Jerked out of sleep, my hand reflexes to grab the side of the bed as I tried not to fall out. What was happening? Where was I? Oh yes...on the far south sea in a boat. The foreboding of the Drake Passage had arrived along with the intense rocking. Sitting up as the boat swayed in the opposite direction, I was aware of gravity. Fighting against the force, I looked out the window. You know that feeling of quickly moving up several stories in an elevator? The pressure in this boat feels similar, except the pull is more diagonal.
The sun was already starting to make its appearance outside of my petite round porthole. The massive waves rocking our boat splashed near the window, but didn’t quite reach the base of it. “Ha!” It was in a contest against the sea, and it was losing. Waiting to see if that water could actually hit the glass, I realized how tired I was. Looking back into the room, the clock blared 3:48. What? It wasn't even 4am!!!
I need more sleep. Becoming more alert, common sense told me that despite the rocking, I wouldn’t fall out of bed. Knowing this, I began to relax, and as I did a feeling of nausea crept over me. The desk across the room was stationary (it was nailed to the floor), but my stomach wasn’t. Blah! Swallowing another pill, I quickly resumed the lateral position. I could look out the window later. Sea sickness was not something I wanted to experience.
Morning came quickly and even though I love to sleep in, I was out of bed before 8am. This was not a day to sleep away. Unlatching the dresser and changing my balance to match the pattern of the sea, I wasn’t prepared for the drawer to come sliding forward as the boat swung in the opposite direction. Grabbing my clothes, I was appreciative of the latches on the dresser, the spring attached to the chair and the nails that kept the furniture in place.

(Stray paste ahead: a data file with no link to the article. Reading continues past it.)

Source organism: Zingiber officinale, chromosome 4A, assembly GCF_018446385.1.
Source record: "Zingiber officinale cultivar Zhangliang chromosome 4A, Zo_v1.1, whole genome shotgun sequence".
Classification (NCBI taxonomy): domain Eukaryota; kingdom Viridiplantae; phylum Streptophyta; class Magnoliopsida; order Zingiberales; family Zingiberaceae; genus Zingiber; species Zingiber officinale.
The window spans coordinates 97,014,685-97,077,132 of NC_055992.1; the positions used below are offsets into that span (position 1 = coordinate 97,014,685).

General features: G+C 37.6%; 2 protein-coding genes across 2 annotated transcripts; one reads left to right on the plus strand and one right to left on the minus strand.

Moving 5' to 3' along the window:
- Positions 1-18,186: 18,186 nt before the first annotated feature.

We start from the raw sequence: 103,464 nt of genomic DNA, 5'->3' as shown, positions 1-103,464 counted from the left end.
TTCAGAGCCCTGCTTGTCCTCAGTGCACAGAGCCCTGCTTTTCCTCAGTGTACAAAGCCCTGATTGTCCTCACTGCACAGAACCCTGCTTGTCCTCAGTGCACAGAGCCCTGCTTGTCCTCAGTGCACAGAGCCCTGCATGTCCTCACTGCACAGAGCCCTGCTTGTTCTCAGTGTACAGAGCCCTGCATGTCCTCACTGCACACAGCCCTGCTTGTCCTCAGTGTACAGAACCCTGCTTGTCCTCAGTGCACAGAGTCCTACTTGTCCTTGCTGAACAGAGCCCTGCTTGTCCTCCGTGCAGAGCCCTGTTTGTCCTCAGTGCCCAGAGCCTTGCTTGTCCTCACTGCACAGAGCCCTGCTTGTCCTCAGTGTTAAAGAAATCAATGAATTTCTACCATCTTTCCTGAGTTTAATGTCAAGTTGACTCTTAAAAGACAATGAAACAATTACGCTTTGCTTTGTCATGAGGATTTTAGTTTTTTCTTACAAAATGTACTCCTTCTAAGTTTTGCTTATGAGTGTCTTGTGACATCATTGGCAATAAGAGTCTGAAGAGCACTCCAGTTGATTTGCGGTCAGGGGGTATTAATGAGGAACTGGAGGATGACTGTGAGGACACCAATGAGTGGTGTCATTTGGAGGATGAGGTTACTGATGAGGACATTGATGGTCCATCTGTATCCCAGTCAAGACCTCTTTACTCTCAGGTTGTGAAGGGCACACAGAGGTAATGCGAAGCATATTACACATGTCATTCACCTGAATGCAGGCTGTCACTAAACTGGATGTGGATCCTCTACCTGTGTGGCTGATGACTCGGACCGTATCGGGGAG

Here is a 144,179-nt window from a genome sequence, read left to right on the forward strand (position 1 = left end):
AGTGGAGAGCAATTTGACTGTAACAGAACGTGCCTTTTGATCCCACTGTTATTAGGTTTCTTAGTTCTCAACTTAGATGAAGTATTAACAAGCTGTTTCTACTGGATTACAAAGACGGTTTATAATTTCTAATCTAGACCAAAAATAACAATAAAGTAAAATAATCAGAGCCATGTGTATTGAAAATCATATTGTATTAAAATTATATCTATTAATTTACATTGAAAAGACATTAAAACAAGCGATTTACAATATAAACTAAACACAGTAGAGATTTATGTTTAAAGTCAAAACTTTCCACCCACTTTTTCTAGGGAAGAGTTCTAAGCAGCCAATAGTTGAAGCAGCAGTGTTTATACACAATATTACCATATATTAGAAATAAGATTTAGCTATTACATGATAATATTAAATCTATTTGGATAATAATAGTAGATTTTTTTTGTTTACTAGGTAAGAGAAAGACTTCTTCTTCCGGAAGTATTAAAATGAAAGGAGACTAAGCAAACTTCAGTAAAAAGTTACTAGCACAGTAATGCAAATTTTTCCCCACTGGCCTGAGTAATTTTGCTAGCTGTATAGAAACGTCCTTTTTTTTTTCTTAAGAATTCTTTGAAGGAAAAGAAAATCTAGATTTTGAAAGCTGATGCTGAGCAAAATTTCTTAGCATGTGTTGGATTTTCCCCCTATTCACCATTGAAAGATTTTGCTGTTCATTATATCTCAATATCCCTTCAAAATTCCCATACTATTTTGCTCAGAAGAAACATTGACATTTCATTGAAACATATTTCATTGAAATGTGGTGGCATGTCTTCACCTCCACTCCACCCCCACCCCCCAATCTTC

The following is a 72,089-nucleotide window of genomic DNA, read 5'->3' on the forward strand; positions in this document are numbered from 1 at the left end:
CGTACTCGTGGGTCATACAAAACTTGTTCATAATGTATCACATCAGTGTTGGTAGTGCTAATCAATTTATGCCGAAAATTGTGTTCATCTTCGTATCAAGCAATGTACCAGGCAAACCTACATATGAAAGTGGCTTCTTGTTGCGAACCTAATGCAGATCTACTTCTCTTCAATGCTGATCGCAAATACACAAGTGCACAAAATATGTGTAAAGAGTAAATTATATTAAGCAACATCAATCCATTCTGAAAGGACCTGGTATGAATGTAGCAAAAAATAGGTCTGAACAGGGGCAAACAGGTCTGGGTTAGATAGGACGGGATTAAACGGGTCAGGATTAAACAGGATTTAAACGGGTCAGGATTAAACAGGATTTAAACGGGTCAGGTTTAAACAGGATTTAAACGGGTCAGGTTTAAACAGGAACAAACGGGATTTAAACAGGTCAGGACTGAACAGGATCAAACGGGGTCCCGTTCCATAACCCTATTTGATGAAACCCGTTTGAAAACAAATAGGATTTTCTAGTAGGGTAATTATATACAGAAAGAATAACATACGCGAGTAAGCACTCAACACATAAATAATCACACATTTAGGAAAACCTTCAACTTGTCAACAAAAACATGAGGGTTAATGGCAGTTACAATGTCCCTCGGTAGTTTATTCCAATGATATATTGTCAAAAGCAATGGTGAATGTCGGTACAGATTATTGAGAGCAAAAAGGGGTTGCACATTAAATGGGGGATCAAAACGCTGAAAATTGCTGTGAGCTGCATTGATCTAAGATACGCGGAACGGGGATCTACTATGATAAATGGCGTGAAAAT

Never being on the open sea before, I wasn't expecting to feel the heaviness or load of positional changes that constantly occurred throughout the day. It’s like a roller coaster ride, only it doesn't stop. Walking has turned into an art of zigzagging down the narrow hallways, and in the dining room I have no clue how the waiters manage the food and drinks. We have special tablecloths to keep the artsy plates of food in place, but occasionally the boat rocks a bit too far and a dish or two goes flying. CRASH! Oops! I wonder how many dishes are broken in a season. I have to admit, it is entertaining to watch it all.
People...sprawled out on the couches taking an afternoon snooze...the passing of the Drake is an obstacle, but I learned we are having quite a good day. Usually this time of year, the sea is more violent. They call it “the Drake Shake”. We are only at a “level 7” which means the sea is quite calm. It doesn't feel tranquil to me, but it’s not as bad as I thought it would be. My stomach is no longer queasy and I have mastered walking on the open sea...well most of the time.
The birds are here...following the boat. All shapes and sizes, they fly silently in the wake. I love the Cape Petrel with his small outlined eyes and speckled black and white body. He reminds me of a cartoon. Some of the birds out here have a wing span of 3.5 meters. That's over 11 feet!!! Incredible! The scientists on board say the wild life is going to continue to amaze us.
So the day involves “orientation” to the sea’s rhythm, eating, enjoying the scenery, listening to intriguing lectures and meeting new friends from literally around the world.